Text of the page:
by Amy Shebeck
After the election, is anyone else experiencing a little cognitive dissonance? As in, everything seeming the same…but feeling different?
We woke up on Wednesday in a country that has chosen women to fill 20% of its Senate seats. We elected hundreds of openly gay, lesbian and bisexual candidates to state and national office, including the first openly lesbian Senator and the first openly gay person of color elected to the House of Representatives. Nine of our states have now legalized marriage for all couples, including Washington, where the success of our grassroots movement for marriage equality was confirmed yesterday. We have also elected our first Asian American woman Senator, our first combat-wounded veteran woman Representative, and, in New Hampshire, our first openly transgender state representative.
Incidentally, this country was brought to you by an electorate of which an unprecedented 28% were people of color.
As of Wednesday, we also live in a country that has defined itself anew by what it refuses to become. In my home state of Minnesota, this meant being the first state to reject an amendment to its constitution that would have banned same sex marriage. In other states, it meant soundly defeating politicians who attempted to define and legitimize taxonomies of rape. And in Washington and Colorado, it meant making brave first steps toward eliminating failed drug policies that disproportionately affect people of color, harm women and destroy communities.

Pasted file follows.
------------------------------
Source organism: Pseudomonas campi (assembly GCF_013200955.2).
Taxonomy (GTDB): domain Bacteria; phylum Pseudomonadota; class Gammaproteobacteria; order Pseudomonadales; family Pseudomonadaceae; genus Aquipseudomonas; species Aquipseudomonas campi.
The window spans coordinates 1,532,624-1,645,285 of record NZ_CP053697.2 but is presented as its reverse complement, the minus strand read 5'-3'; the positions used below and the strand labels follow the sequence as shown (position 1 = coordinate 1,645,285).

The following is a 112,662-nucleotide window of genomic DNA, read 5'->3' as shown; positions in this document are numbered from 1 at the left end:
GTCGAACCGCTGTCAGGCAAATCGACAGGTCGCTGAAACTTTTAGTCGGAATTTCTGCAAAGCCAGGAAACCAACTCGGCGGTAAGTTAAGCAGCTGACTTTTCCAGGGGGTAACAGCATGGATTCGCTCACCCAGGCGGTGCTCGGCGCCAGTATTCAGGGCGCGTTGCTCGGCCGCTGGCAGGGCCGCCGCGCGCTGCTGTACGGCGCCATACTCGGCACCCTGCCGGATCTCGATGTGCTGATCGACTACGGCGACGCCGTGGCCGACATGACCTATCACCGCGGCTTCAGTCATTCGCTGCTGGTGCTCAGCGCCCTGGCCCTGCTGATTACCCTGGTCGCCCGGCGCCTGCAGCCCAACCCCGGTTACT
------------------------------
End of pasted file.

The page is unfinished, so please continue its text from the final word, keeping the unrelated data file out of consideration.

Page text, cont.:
On Wednesday and the days following, you might have found yourself scouring the news for proof of the existence of this new America. You might have been trying to find out more about what this country of yours—one you believed in, but perhaps were cautious about imagining as an actual reality—is really going to be like.
What do you do once you cross the finish line of November 6th, 2012, where everything is the same, but different? Of course, you keep on running. The country is different, but the race is still the same.
Amy Shebeck is a third year law student at the University of Washington and former Legal Voice intern.